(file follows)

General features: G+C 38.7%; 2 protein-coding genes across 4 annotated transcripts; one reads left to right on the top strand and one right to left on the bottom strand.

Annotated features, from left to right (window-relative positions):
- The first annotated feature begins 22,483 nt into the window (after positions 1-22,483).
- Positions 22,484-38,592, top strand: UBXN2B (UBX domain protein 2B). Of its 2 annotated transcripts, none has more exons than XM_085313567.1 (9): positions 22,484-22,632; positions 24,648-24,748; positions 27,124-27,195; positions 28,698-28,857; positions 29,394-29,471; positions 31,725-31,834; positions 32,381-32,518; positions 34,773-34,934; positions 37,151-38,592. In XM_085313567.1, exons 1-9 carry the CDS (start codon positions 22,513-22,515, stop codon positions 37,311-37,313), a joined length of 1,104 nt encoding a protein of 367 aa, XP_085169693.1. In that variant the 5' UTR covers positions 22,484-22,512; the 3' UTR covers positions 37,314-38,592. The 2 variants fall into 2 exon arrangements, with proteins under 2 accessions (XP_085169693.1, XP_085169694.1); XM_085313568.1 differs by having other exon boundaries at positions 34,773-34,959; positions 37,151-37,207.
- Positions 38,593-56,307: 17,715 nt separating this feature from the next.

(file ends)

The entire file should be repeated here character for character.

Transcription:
General features: G+C 38.7%; 2 protein-coding genes across 4 annotated transcripts; one reads left to right on the top strand and one right to left on the bottom strand.

Annotated features, from left to right (window-relative positions):
- The first annotated feature begins 22,483 nt into the window (after positions 1-22,483).
- Positions 22,484-38,592, top strand: UBXN2B (UBX domain protein 2B). Of its 2 annotated transcripts, none has more exons than XM_085313567.1 (9): positions 22,484-22,632; positions 24,648-24,748; positions 27,124-27,195; positions 28,698-28,857; positions 29,394-29,471; positions 31,725-31,834; positions 32,381-32,518; positions 34,773-34,934; positions 37,151-38,592. In XM_085313567.1, exons 1-9 carry the CDS (start codon positions 22,513-22,515, stop codon positions 37,311-37,313), a joined length of 1,104 nt encoding a protein of 367 aa, XP_085169693.1. In that variant the 5' UTR covers positions 22,484-22,512; the 3' UTR covers positions 37,314-38,592. The 2 variants fall into 2 exon arrangements, with proteins under 2 accessions (XP_085169693.1, XP_085169694.1); XM_085313568.1 differs by having other exon boundaries at positions 34,773-34,959; positions 37,151-37,207.
- Positions 38,593-56,307: 17,715 nt separating this feature from the next.